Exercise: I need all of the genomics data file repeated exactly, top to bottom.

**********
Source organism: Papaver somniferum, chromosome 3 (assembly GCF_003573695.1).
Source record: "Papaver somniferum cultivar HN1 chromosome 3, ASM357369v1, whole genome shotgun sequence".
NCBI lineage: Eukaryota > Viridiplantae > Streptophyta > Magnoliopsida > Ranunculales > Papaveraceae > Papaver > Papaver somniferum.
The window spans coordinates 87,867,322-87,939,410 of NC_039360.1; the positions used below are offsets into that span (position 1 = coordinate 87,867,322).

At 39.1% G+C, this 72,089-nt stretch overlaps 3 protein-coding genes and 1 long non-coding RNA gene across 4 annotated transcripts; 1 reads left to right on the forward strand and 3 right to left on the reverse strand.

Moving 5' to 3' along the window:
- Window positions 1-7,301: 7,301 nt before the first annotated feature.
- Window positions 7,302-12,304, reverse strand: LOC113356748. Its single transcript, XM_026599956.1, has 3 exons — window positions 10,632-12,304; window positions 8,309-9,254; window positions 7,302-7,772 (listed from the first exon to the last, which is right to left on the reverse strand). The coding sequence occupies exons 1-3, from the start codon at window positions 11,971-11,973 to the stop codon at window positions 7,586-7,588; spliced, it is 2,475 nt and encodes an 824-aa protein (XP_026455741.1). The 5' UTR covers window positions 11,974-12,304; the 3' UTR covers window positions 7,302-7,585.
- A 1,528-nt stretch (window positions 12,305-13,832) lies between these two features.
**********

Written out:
Source organism: Papaver somniferum, chromosome 3 (assembly GCF_003573695.1).
Source record: "Papaver somniferum cultivar HN1 chromosome 3, ASM357369v1, whole genome shotgun sequence".
NCBI lineage: Eukaryota > Viridiplantae > Streptophyta > Magnoliopsida > Ranunculales > Papaveraceae > Papaver > Papaver somniferum.
The window spans coordinates 87,867,322-87,939,410 of NC_039360.1; the positions used below are offsets into that span (position 1 = coordinate 87,867,322).

At 39.1% G+C, this 72,089-nt stretch overlaps 3 protein-coding genes and 1 long non-coding RNA gene across 4 annotated transcripts; 1 reads left to right on the forward strand and 3 right to left on the reverse strand.

Moving 5' to 3' along the window:
- Window positions 1-7,301: 7,301 nt before the first annotated feature.
- Window positions 7,302-12,304, reverse strand: LOC113356748. Its single transcript, XM_026599956.1, has 3 exons — window positions 10,632-12,304; window positions 8,309-9,254; window positions 7,302-7,772 (listed from the first exon to the last, which is right to left on the reverse strand). The coding sequence occupies exons 1-3, from the start codon at window positions 11,971-11,973 to the stop codon at window positions 7,586-7,588; spliced, it is 2,475 nt and encodes an 824-aa protein (XP_026455741.1). The 5' UTR covers window positions 11,974-12,304; the 3' UTR covers window positions 7,302-7,585.
- A 1,528-nt stretch (window positions 12,305-13,832) lies between these two features.